- By Joshua Keating
Joshua Keating was an associate editor at Foreign Policy
We actually kicked this off with David’s post yesterday, but we’re now making it official. In this regular Passport feature, we will be tracking signs of U.S. economic and political decline — and the "rise of the rest," especially China.
We don’t intend this to be an excercise in schadenfreude — we’re Americans ourselves and don’t wish any misfortune on the country — but there does seem to be an emerging conventional wisdom on American decline in the foreign-policy media that’s worth tracking. We’ll also hopefully use the column to puncture a few bogus decline trend stories.
Each post, we’ll choose a datapoint or article that purports to show a sign of American decline and rate it from 1 to 5. Here’s the scoring system:
1: We’re totally screwed. Start learning Mandarin.
2. Being a superpower was nice while it lasted.
3. Stay calm and carry on.
4. Decline, schmecline. We’re gonna be just fine.
5. USA! USA!
Today’s sign of decline … falling SAT scores:
Average scores on the college acceptance test, the SAT, fell across the nation this year, with the reading [comprehension] score for the high school class of 2011 falling three points to 497, the lowest on record, according to a report on Wednesday by the College Board, which administers the exams.
The average writing score dropped two points, to 489, and the math score was down one point, to 514.
Douglas McIntyre at AOL business makes the case:
What these test scores suggest is that in general, Americans who enter the work force in the next one to five years will not be as well educated as many of their foreign counterparts. That spells bad news for America’s ability to lead the world in science and other critical disciplines. With a workforce whose education and skills are in decline, the U.S. will struggle to hold its lead in the industries that are key to our economic future.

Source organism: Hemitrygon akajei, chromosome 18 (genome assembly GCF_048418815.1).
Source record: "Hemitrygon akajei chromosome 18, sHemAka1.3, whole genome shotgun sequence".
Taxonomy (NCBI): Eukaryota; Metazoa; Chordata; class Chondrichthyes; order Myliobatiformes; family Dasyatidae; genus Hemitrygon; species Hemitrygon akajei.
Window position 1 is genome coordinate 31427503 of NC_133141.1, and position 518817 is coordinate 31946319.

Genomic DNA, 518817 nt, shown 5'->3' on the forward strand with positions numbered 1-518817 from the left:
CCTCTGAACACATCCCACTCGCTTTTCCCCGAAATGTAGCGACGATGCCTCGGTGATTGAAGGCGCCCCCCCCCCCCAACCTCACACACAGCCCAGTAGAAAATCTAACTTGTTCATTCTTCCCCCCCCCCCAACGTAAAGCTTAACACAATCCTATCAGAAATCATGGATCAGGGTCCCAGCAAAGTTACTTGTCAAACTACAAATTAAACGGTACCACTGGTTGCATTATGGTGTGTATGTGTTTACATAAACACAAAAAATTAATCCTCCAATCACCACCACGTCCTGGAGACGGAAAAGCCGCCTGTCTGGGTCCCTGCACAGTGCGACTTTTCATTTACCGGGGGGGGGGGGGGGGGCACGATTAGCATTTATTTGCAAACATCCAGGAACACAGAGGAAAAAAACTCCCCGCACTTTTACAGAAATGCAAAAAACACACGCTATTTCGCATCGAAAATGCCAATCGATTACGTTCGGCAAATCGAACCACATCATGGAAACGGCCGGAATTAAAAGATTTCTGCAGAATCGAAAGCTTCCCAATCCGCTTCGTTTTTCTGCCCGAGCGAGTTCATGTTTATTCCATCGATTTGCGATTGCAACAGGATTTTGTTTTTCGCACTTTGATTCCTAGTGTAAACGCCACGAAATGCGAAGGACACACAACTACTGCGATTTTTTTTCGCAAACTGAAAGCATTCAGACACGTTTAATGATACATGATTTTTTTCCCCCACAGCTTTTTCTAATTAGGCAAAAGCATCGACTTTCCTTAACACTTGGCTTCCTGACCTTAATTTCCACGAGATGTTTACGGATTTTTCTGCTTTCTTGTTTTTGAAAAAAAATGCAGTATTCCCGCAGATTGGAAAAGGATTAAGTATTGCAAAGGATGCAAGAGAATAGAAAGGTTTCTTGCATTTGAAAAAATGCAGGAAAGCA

Verdict: 3. Falling test scores are obviously not a good sign. On the other hand, the fact that English scores, in particular, are falling can be attributed to increasing national diversity and the fact that parents from around the world still want to raise their kids in the United States. The New York Times reports that "27 percent of the nearly 1.65 million test-takers last year came from a home where English was not the only language, up from 19 percent a decade ago." And while average scores may be falling, the number of students receiving high scores on math — about 700 — have increased by 20 percent over the last five years.
But any way you slice it, low income and minority students continue to lag behind. The numbers are nothing to be proud of.
Feel free to nominate any American decline stories you see. (No Jersey Shore references please.) E-mail Joshua [dot] Keating [at] foreignpolicy.com.